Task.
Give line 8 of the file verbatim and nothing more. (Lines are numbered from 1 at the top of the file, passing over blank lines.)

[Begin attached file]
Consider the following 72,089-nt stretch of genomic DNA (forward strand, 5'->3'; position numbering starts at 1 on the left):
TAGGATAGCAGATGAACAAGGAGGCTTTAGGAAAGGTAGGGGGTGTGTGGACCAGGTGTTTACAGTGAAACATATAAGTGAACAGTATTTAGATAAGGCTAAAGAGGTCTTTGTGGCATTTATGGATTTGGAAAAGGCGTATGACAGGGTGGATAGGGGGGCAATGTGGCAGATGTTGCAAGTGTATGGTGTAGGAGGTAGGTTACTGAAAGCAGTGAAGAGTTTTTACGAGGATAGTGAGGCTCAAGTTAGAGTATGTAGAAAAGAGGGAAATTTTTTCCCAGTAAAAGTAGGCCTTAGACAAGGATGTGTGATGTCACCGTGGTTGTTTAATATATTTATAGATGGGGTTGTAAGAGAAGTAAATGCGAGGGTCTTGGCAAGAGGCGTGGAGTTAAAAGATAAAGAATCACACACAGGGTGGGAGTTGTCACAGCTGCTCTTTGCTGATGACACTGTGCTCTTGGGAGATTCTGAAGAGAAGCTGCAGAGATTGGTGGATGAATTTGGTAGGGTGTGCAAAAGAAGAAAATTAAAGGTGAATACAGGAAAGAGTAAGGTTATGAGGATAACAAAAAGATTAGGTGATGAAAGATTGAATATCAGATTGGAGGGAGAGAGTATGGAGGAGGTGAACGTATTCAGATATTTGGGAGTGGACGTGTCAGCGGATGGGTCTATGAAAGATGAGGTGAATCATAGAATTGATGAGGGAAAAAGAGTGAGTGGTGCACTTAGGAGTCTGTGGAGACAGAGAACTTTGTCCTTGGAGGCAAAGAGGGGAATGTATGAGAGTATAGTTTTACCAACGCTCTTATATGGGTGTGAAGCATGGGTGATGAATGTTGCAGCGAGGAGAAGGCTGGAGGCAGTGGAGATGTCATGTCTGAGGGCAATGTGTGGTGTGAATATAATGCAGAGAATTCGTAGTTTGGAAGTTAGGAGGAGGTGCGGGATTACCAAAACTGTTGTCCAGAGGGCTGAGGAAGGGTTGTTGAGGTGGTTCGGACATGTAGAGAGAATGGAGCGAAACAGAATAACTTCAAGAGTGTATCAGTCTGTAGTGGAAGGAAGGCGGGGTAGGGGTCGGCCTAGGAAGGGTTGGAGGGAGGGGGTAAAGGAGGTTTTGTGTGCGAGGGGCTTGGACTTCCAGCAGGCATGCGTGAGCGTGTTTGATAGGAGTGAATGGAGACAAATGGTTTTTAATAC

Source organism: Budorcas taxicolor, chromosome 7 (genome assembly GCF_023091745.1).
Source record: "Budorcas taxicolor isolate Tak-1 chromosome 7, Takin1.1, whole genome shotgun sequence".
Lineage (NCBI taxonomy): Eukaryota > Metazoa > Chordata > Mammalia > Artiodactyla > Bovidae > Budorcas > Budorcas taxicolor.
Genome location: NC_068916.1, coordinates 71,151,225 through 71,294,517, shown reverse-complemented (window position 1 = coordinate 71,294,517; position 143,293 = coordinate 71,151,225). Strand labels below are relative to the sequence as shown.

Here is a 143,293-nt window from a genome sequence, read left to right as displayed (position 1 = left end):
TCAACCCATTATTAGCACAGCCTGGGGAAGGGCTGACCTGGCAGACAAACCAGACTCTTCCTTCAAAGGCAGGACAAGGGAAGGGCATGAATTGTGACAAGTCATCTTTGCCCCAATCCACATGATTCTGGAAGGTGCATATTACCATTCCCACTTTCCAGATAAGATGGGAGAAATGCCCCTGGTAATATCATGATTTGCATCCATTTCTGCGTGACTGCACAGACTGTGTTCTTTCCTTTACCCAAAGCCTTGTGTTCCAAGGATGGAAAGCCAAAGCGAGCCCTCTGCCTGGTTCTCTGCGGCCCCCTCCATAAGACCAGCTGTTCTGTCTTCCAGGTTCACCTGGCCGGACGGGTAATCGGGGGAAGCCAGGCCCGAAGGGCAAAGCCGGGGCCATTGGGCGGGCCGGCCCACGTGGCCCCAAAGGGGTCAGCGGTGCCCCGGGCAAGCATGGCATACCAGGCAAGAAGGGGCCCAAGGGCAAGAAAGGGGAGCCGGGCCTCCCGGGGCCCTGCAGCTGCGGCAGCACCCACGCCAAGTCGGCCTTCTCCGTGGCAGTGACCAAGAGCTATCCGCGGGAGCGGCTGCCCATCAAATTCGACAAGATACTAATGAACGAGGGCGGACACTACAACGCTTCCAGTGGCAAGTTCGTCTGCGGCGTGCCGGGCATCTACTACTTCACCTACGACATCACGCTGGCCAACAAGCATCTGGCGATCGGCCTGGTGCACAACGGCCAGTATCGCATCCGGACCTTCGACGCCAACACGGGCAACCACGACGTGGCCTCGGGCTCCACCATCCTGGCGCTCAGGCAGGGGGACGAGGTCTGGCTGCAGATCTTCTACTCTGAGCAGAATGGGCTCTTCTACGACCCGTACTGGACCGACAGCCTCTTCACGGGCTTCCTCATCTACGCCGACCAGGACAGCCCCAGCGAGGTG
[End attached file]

TCAACCCATTATTAGCACAGCCTGGGGAAGGGCTGACCTGGCAGACAAACCAGACTCTTCCTTCAAAGGCAGGACAAGGGAAGGGCATGAATTGTGACAAGTCATCTTTGCCCCAATCCACATGATTCTGGAAGGTGCATATTACCATTCCCACTTTCCAGATAAGATGGGAGAAATGCCCCTGGTAATATCATGATTTGCATCCATTTCTGCGTGACTGCACAGACTGTGTTCTTTCCTTTACCCAAAGCCTTGTGTTCCAAGGATGGAAAGCCAAAGCGAGCCCTCTGCCTGGTTCTCTGCGGCCCCCTCCATAAGACCAGCTGTTCTGTCTTCCAGGTTCACCTGGCCGGACGGGTAATCGGGGGAAGCCAGGCCCGAAGGGCAAAGCCGGGGCCATTGGGCGGGCCGGCCCACGTGGCCCCAAAGGGGTCAGCGGTGCCCCGGGCAAGCATGGCATACCAGGCAAGAAGGGGCCCAAGGGCAAGAAAGGGGAGCCGGGCCTCCCGGGGCCCTGCAGCTGCGGCAGCACCCACGCCAAGTCGGCCTTCTCCGTGGCAGTGACCAAGAGCTATCCGCGGGAGCGGCTGCCCATCAAATTCGACAAGATACTAATGAACGAGGGCGGACACTACAACGCTTCCAGTGGCAAGTTCGTCTGCGGCGTGCCGGGCATCTACTACTTCACCTACGACATCACGCTGGCCAACAAGCATCTGGCGATCGGCCTGGTGCACAACGGCCAGTATCGCATCCGGACCTTCGACGCCAACACGGGCAACCACGACGTGGCCTCGGGCTCCACCATCCTGGCGCTCAGGCAGGGGGACGAGGTCTGGCTGCAGATCTTCTACTCTGAGCAGAATGGGCTCTTCTACGACCCGTACTGGACCGACAGCCTCTTCACGGGCTTCCTCATCTACGCCGACCAGGACAGCCCCAGCGAGGTG